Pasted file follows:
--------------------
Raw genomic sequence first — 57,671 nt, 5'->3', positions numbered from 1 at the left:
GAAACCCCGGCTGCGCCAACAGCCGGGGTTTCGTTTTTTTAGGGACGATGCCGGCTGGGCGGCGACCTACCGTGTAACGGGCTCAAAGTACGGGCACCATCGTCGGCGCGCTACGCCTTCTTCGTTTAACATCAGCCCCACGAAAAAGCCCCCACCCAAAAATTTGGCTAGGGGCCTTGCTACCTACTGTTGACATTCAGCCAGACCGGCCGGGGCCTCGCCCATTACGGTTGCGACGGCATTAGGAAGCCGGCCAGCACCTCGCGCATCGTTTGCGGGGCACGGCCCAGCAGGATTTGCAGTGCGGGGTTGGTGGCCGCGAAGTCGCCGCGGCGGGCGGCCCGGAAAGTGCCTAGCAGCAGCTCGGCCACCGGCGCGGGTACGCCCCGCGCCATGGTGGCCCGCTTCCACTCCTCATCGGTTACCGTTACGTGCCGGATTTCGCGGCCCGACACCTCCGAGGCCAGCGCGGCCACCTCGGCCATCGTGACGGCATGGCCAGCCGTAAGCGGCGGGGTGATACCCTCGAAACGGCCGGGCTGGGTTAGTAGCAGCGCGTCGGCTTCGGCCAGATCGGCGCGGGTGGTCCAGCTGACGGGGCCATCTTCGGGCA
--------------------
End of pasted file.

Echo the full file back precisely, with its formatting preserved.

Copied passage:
Raw genomic sequence first — 57,671 nt, 5'->3', positions numbered from 1 at the left:
GAAACCCCGGCTGCGCCAACAGCCGGGGTTTCGTTTTTTTAGGGACGATGCCGGCTGGGCGGCGACCTACCGTGTAACGGGCTCAAAGTACGGGCACCATCGTCGGCGCGCTACGCCTTCTTCGTTTAACATCAGCCCCACGAAAAAGCCCCCACCCAAAAATTTGGCTAGGGGCCTTGCTACCTACTGTTGACATTCAGCCAGACCGGCCGGGGCCTCGCCCATTACGGTTGCGACGGCATTAGGAAGCCGGCCAGCACCTCGCGCATCGTTTGCGGGGCACGGCCCAGCAGGATTTGCAGTGCGGGGTTGGTGGCCGCGAAGTCGCCGCGGCGGGCGGCCCGGAAAGTGCCTAGCAGCAGCTCGGCCACCGGCGCGGGTACGCCCCGCGCCATGGTGGCCCGCTTCCACTCCTCATCGGTTACCGTTACGTGCCGGATTTCGCGGCCCGACACCTCCGAGGCCAGCGCGGCCACCTCGGCCATCGTGACGGCATGGCCAGCCGTAAGCGGCGGGGTGATACCCTCGAAACGGCCGGGCTGGGTTAGTAGCAGCGCGTCGGCTTCGGCCAGATCGGCGCGGGTGGTCCAGCTGACGGGGCCATCTTCGGGCA